How Financially Vulnerable Are You?
The answer relies on a host of psychological & behavioral markers.
Posted Aug 06, 2017
I was at an academic conference recently where, as part of a group, I spent a great deal of time thinking about the financial vulnerability of American consumers. Public policy makers, in particular, are concerned that far too many Americans are financially vulnerable. And when we hear statistics like “59 percent of Americans do not have enough savings to cover a $500 or $1,000 unexpected expense,” they are alarming.
What Exactly is Financial Vulnerability?
It turns out there is no widely-accepted definition of financial vulnerability. I spent the last couple of days looking at the psychological research on this issue and here are my thoughts about how to determine how financially vulnerable you are.
Going strictly by the dictionary definition, vulnerable means “capable of being physically or emotionally wounded.” For our purposes, it is reasonable to define financially vulnerability as “the degree to which a person is capable of being injured financially when an adverse event happens.”
Although many psychologists think of households as being vulnerable, the truth is that financial vulnerability is a property of each person, not a family or household. Within a single household, a child will be more financially vulnerable than its parents, and the primary income earner will usually be less vulnerable than a spouse who earns little or no income.
Many researchers, and especially the popular press, tend to cast financial vulnerability in “either-or” terms: A person is either financially vulnerable, or they are not. It seems to me, however, that it makes more sense to think of financial vulnerability as analogous to a credit score. We can imagine each one of us has a financial vulnerability score. Someone with a score of 90 is extremely vulnerable whereas someone whose score is 15 is relatively resilient to financial tsunamis.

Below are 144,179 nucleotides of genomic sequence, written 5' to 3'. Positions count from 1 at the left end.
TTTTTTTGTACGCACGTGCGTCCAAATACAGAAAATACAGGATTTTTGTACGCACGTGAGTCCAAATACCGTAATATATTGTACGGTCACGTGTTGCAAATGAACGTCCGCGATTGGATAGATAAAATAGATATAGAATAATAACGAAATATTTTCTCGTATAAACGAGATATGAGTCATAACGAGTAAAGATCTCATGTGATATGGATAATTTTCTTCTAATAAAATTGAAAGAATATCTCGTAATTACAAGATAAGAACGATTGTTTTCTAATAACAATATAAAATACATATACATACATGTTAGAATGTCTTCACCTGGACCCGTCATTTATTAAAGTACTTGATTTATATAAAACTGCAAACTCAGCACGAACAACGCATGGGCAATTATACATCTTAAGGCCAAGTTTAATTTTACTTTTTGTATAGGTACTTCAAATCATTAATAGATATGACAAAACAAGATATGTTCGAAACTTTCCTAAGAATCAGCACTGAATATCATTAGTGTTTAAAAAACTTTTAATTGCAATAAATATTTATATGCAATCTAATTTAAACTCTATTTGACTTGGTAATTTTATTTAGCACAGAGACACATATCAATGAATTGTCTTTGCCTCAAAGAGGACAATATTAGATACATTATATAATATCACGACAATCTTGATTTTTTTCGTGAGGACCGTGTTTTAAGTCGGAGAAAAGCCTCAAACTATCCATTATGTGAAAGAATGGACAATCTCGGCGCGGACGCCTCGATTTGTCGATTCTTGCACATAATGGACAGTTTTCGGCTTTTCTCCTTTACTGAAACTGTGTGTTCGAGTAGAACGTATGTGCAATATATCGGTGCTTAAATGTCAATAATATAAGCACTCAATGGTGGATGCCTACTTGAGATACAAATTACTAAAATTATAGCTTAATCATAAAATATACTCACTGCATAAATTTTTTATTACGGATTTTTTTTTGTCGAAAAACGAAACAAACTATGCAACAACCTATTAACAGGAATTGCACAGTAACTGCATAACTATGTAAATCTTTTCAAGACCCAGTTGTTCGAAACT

A person’s financial vulnerability is a dynamic or changing state. Just as our credit score increases or decreases based on how we handle money, take on new debt, make a late payment, and so on, the consumer’s financial vulnerability increases or decreases as its markers change.
This brings us to the next question. What are the markers that add up to make a person’s financial vulnerability score? Based on the published research, there are two distinct types of markers: psychological and behavioral, that can indicate how vulnerable a person is. (As you read the next section, ask yourself to what extent each of these markers apply to you. That will determine how financially vulnerable you are).
Psychological Markers of Financial Vulnerability
- Anxiety. When people fall upon hard times, their anxiety and stress levels increase. Financially vulnerable people have greater levels of anxiety and more consistent anxiety about their financial situation.
- Fear, frustration, and hopelessness. What is more, those who are vulnerable don’t just experience anxiety, but they also encounter other negative emotions such as fear, frustration, and hopelessness when their financial state looms large. Such emotions, in turn, has negative effects on health.
- Uncertainty about one’s future. Typically, financially vulnerable people tend to be unsure about what will happen in the future. Many of them live paycheck-to-paycheck, spend more than they bring in, and have little or no savings. This can cause tremendous uncertainty about what will happen if some emergency or adverse event occurs. Uncertainty can lead to risky behavior in other life domains like taking drugs, practicing unsafe sex and so on.